Set a colander in the bottom of a deep, wide stockpot and fill the stockpot with water to a depth of about 1 1/2 inches. Salt the water generously. Bring the water to a boil over high heat. When the water boils, place the lobster into the colander. Cover the pot, lower the heat to a simmer, and steam the lobster for about 15 minutes. Remove the lobster from the pot and plunge it into cold water to stop the cooking. Let cool completely.

Once the lobster has cooled, remove the meat and cut it into bite-size pieces. Set aside.

Without removing its skin, cut the potato in half lengthwise. Cut each half into half-inch-thick half-moon slices.

Using a whisk or a fork, beat the eggs in a medium bowl until frothy. Beat in the heavy cream.

Heat 4 tablespoons of the butter in a 10-inch nonstick ovenproof skillet over medium heat. Add the potato slices and turn the heat to medium-high. Season with salt and pepper. Cook the potatoes, continuously flipping them with a spatula, until browned. Don’t worry – the potatoes won’t fall apart from all the handling. Watch carefully and don’t allow them to burn.

When the potatoes are nicely browned, add the red onion and corn. Cook, stirring, for 2 minutes, or until the vegetables are starting to color. To ensure that the mixture doesn’t stick to the bottom of the pan, run a spatula along the edges and bottom to dislodge any vegetables that adhere to the pan.

Add the remaining 4 tablespoons of butter to the pan and allow to melt and begin to sizzle. Add the lobster and parsley. Season with salt and pepper. Pour the eggs evenly over the mixture in the pan. Sprinkle with the Pecorino cheese.

Bake the frittata for 8 to 10 minutes, or until it begins to puff up slightly. It should still be a little runny in the very center. Allow the frittata to stand for 5 minutes. Cut into wedges and serve.

Serves 6.

Spicy Zucchini with Mint

3 zucchini sliced into ¼-inch rounds
2 tablespoons kosher salt, plus more to taste
1/4 cup plus 2 tablespoons olive oil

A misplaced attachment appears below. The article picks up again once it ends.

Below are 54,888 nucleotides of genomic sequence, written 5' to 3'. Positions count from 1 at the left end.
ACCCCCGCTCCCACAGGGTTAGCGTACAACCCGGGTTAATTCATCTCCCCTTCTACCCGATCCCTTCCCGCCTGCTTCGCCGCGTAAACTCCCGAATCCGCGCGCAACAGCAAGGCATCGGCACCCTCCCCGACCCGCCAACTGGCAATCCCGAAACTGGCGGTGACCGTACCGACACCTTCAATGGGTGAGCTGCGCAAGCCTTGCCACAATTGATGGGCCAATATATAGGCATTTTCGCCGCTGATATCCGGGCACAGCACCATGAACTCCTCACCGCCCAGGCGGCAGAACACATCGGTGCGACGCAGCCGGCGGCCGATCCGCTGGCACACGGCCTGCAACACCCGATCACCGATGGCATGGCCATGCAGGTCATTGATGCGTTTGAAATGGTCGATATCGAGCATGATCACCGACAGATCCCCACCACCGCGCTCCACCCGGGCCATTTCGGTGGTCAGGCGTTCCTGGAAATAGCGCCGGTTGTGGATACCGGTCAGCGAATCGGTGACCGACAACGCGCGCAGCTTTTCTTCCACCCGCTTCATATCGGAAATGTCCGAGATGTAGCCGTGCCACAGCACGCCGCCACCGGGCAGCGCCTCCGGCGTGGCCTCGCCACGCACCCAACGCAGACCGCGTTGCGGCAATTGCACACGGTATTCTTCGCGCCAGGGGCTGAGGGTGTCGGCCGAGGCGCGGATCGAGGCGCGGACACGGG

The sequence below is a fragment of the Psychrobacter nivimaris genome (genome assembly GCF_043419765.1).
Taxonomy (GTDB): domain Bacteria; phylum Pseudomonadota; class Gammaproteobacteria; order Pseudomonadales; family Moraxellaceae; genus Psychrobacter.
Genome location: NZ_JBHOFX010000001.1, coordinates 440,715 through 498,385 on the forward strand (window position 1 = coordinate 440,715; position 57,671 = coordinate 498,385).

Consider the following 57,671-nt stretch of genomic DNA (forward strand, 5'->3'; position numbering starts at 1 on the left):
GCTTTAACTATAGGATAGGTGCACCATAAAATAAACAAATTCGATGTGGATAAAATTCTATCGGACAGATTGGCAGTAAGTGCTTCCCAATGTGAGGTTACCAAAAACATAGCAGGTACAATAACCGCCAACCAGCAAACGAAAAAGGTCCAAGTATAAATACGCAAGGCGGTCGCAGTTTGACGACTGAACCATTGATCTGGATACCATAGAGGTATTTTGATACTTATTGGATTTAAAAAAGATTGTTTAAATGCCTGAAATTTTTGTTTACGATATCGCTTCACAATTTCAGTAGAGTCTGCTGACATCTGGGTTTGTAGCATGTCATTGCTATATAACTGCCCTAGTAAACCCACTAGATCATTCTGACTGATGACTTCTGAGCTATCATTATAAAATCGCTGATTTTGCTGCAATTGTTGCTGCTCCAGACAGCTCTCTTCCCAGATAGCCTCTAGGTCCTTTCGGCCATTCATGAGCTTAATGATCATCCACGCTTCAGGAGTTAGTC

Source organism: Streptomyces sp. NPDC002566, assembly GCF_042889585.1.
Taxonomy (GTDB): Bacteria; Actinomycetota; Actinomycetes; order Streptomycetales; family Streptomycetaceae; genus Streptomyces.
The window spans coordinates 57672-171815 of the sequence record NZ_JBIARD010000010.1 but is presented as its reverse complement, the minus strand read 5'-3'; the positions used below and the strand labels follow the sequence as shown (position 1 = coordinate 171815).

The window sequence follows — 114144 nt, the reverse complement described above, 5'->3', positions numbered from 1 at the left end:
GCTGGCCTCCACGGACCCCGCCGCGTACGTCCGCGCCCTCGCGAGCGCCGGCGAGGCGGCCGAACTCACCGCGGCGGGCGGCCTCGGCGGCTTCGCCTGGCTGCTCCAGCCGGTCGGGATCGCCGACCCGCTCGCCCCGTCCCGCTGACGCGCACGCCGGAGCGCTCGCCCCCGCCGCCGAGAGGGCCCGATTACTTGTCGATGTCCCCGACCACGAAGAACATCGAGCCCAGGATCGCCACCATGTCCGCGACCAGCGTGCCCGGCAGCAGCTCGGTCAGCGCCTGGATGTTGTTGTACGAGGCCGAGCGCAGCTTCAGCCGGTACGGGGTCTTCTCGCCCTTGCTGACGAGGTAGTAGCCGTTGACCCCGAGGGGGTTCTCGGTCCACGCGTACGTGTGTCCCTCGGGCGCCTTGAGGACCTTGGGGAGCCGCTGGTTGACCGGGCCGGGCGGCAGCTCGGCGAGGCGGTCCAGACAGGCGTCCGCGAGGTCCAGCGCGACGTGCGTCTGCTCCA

1/2 cup finely diced red onion
Juice of 1/2 lemon
1/2 cup chopped fresh mint
1/2 teaspoon crushed red pepper flakes

Place the zucchini in a colander, sprinkle it with the salt, and allow it to sit for 20 to 30 minutes. The salt will extract the water from the zucchini, so put a bowl underneath to catch the water. Alternatively, set the colander in the sink so the water drains into the sink.

Rinse the zucchini thoroughly under cold running water for about 30 seconds to remove the salt. Firmly pat the zucchini very dry with paper towels.

Preheat the oven to 450 degrees.

Toss the zucchini with 2 tablespoons of the olive oil in a large bowl.

Arrange the zucchini in a single layer on a baking sheet. Bake for 7 to 10 minutes, until golden brown. Cool for about 10 minutes.

Combine the zucchini, red onion, remaining 1/4 cup olive oil, lemon juice, mint, and red pepper flakes in a serving bowl until well combined. Taste, and add salt, to taste, if necessary. Cover with plastic wrap and chill for about 1 hour before serving.

Serves 6 to 8.

Sidebar Elements

Susan Lovell and her husband John, a great cook, live near Pat’s Meat Market & Cafe in Portland, with a hungry Maine coon cat and a poodle who eats cat food. An eighth-generation Mainer, she likes shellfish, steak, baked beans, cole slaw, corn bread, blueberry pie and Moxie. Her great great-grandfather, from Wellfleet, Mass., and his cousin founded Boston’s Union Oyster House and she really likes oysters and Guinness. And Boston cream pie.